Little money, study devoted to oil spill cleanup technology
ON BARATARIA BAY, La. — While oil companies have spent billions of dollars to drill deeper and farther out to sea, relatively little money and research have gone into finding new, improved ways to respond to oil spills in deep-sea conditions like those in the Gulf of Mexico.
Specialists say the massive gulf spill has exposed a failure by the industry and the federal government to commit adequate resources to oil cleanup and response technology.
“Why they didn’t start working on it after the [Ixtoc 1] Mexican spill in 1979 is beyond me,’’ said Gerald Graham, president of Worldocean Consulting, an oil spill prevention and response planning firm in British Columbia. “Now they’re trying to catch up.’’
Only a fraction of the estimated 69 million to 131.5 million gallons of oil that have spewed into the gulf have been recovered. About 10 million gallons of oil have been burned off, and 25 million gallons of oil-water mix have been mopped up.
The mainstays of the two-month-long cleanup effort are oil booms, mechanical skimmers, and oil dispersants — the same tools used to fight the 1989
Improvements to these methods have been incremental and few new ones have been developed, critics say, because oil companies have no financial incentive.
“The technology rapidly advanced for drilling, because there was money to be made,’’ said Tim Robertson, general manager of Nuka Research & Planning, which specializes in oil spill response planning, and who worked on Seldovia, Alaska’s response during the Exxon spill. “There was nothing similar that applies to oil spill recovery.’’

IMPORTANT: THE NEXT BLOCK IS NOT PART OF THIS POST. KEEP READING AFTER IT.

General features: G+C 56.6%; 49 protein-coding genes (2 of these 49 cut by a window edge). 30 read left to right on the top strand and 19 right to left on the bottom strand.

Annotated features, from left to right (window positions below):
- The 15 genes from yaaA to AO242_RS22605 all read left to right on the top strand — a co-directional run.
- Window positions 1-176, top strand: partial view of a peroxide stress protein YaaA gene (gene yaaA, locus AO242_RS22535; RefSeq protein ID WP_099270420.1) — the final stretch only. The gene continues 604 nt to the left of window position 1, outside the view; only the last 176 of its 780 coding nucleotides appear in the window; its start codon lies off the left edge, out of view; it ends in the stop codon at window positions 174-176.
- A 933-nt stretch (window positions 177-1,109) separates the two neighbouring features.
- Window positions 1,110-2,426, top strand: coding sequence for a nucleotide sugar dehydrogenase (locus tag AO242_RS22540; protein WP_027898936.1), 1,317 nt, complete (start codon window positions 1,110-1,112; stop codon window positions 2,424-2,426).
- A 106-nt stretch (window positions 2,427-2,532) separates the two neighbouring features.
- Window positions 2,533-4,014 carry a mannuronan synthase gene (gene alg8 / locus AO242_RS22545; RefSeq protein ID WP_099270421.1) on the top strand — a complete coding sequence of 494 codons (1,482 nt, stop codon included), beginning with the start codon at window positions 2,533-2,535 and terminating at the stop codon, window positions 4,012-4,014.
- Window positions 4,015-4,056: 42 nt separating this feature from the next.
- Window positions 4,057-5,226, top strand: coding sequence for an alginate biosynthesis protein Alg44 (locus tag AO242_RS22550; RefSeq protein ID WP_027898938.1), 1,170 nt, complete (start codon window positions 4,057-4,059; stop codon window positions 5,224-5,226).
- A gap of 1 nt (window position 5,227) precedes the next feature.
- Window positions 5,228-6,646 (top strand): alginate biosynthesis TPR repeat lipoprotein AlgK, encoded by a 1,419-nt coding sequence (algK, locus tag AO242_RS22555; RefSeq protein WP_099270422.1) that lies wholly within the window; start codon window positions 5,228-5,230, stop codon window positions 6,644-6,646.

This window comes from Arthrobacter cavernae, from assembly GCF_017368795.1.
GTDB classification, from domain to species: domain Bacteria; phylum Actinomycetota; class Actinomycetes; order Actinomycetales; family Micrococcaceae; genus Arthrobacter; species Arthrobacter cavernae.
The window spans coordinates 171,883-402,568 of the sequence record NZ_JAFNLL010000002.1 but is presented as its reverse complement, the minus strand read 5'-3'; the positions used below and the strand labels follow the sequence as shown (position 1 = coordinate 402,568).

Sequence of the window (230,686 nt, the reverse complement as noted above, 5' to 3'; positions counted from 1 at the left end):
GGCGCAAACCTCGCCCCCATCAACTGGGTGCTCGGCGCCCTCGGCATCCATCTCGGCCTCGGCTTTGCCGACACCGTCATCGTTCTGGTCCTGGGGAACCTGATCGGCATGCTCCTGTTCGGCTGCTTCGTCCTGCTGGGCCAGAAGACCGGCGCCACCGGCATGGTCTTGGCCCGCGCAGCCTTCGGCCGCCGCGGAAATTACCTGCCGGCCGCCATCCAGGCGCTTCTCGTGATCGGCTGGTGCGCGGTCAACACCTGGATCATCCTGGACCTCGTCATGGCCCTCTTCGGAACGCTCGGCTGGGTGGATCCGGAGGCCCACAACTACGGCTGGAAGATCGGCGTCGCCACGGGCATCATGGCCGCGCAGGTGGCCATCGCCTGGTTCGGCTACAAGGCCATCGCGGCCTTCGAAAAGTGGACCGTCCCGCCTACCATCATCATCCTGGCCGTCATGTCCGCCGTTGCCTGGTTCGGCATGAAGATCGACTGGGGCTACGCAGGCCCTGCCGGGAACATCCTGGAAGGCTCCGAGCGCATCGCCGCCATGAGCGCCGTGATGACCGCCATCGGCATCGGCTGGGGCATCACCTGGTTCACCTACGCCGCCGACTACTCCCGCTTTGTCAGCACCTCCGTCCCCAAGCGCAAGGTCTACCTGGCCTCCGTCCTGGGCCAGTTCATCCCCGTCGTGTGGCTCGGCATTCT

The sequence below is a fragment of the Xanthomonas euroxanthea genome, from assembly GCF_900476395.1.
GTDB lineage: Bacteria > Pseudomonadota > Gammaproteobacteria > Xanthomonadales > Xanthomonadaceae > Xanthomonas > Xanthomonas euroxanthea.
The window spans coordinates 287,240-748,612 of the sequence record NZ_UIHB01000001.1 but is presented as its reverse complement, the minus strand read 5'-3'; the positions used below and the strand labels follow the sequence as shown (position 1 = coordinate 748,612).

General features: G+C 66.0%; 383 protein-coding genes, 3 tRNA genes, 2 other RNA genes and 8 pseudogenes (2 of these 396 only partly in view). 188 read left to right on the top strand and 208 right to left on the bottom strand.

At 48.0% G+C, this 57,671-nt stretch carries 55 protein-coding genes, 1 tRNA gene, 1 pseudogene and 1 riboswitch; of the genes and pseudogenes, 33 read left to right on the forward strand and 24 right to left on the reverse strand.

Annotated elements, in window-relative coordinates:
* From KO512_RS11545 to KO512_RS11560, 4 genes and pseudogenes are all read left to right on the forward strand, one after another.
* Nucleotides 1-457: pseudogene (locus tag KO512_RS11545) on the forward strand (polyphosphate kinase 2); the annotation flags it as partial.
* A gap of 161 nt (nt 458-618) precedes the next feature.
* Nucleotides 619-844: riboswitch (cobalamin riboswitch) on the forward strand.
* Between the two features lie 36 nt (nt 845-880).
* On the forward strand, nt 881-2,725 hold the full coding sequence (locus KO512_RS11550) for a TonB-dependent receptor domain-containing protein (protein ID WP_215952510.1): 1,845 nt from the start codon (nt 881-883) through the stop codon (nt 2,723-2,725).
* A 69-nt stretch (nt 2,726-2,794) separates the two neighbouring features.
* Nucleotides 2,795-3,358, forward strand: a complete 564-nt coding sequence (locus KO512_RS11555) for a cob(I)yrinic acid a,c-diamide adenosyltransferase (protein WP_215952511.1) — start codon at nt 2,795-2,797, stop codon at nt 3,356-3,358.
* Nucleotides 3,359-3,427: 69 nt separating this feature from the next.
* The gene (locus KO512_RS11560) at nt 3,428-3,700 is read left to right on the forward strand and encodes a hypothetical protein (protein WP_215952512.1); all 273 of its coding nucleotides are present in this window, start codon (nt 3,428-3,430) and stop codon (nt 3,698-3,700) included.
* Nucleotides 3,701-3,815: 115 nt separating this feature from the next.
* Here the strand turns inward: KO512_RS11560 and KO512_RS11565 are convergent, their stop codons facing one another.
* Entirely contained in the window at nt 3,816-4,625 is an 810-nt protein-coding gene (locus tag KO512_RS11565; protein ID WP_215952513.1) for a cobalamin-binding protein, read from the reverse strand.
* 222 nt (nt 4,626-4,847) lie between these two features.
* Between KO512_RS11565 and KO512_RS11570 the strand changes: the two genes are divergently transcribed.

Five companies —
But their spending on research for safety, accident prevention and spill response is “paltry’’ by comparison, said Representative Edward Markey, Democrat of Malden, who chairs the subcommittee and introduced a bill Friday that would redirect $50 million per year in oil and gas royalty payments for such technology.
In answers to Congress, most of the companies said they could not segregate costs for the safety- and spill-related research.
For example, ConocoPhillips said it spent $1.3 million over three years on research on safer drilling technologies, but did not specify how much it spends on accident prevention and spill-related research.
ExxonMobil said it spends $50 million a year on oil spill response, drilling, and deepwater development research activities. The company says it has maintained an internal spill research program for 40 years.
BP said the company spent $29 million over three years on safer drilling operations research. But spokesman Robert Wine said BP does not research oil spill cleanup technology. Instead, he said BP supports oil spill response organizations, such as the nonprofit Marine Spill Response Corp.
MSRC’s overall spending was $88 million in 2008, the most recent year for which its IRS filing was available. But it has no budget for research, MSRC spokeswoman Judith Roos told USA Today. Roos did not respond to calls and e-mails.
The oil and gas industry now is taking steps to explore new technology. BP has pledged $500 million for research efforts.
The federal government has spent relatively little to advance cleanup technology for spills.
Congress appropriated only about one-sixth of the $30 million in research grants to universities authorized under the Oil Pollution Act of 1990 after the Exxon Valdez, according to the Coastal Response Research Center.
The Bureau of Ocean Energy Management, Regulation and Enforcement — which was known as the Minerals Management Service until this month — collects $13 billion a year in oil drilling royalties. But the agency has been spending between $6 million to $7 million a year since 1995 on oil spill research.